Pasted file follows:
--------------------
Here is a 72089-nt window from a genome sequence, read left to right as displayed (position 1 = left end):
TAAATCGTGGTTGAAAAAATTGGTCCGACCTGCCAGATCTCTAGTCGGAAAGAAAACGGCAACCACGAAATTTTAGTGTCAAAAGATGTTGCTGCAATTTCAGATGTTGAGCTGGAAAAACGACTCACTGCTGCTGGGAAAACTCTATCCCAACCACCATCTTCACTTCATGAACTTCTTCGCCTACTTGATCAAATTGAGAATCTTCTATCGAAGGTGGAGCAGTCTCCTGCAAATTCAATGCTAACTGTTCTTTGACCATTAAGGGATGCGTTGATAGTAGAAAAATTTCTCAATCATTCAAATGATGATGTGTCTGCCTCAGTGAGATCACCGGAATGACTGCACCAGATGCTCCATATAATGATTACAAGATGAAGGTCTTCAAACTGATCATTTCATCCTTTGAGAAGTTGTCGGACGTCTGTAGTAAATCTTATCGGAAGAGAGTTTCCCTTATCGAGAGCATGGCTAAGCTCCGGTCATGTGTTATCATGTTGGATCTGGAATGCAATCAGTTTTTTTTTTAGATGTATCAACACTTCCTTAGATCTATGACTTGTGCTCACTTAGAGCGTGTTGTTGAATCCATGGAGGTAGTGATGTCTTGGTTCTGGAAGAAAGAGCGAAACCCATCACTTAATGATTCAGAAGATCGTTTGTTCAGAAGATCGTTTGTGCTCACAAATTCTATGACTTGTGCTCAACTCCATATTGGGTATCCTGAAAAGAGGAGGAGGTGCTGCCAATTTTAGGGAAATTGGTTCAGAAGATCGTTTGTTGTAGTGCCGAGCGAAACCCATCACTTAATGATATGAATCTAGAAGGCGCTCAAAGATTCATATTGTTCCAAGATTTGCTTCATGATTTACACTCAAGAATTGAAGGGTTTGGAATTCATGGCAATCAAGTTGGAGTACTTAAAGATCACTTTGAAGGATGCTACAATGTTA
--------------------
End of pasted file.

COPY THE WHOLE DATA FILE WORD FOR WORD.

Here is a 72089-nt window from a genome sequence, read left to right as displayed (position 1 = left end):
TAAATCGTGGTTGAAAAAATTGGTCCGACCTGCCAGATCTCTAGTCGGAAAGAAAACGGCAACCACGAAATTTTAGTGTCAAAAGATGTTGCTGCAATTTCAGATGTTGAGCTGGAAAAACGACTCACTGCTGCTGGGAAAACTCTATCCCAACCACCATCTTCACTTCATGAACTTCTTCGCCTACTTGATCAAATTGAGAATCTTCTATCGAAGGTGGAGCAGTCTCCTGCAAATTCAATGCTAACTGTTCTTTGACCATTAAGGGATGCGTTGATAGTAGAAAAATTTCTCAATCATTCAAATGATGATGTGTCTGCCTCAGTGAGATCACCGGAATGACTGCACCAGATGCTCCATATAATGATTACAAGATGAAGGTCTTCAAACTGATCATTTCATCCTTTGAGAAGTTGTCGGACGTCTGTAGTAAATCTTATCGGAAGAGAGTTTCCCTTATCGAGAGCATGGCTAAGCTCCGGTCATGTGTTATCATGTTGGATCTGGAATGCAATCAGTTTTTTTTTTAGATGTATCAACACTTCCTTAGATCTATGACTTGTGCTCACTTAGAGCGTGTTGTTGAATCCATGGAGGTAGTGATGTCTTGGTTCTGGAAGAAAGAGCGAAACCCATCACTTAATGATTCAGAAGATCGTTTGTTCAGAAGATCGTTTGTGCTCACAAATTCTATGACTTGTGCTCAACTCCATATTGGGTATCCTGAAAAGAGGAGGAGGTGCTGCCAATTTTAGGGAAATTGGTTCAGAAGATCGTTTGTTGTAGTGCCGAGCGAAACCCATCACTTAATGATATGAATCTAGAAGGCGCTCAAAGATTCATATTGTTCCAAGATTTGCTTCATGATTTACACTCAAGAATTGAAGGGTTTGGAATTCATGGCAATCAAGTTGGAGTACTTAAAGATCACTTTGAAGGATGCTACAATGTTA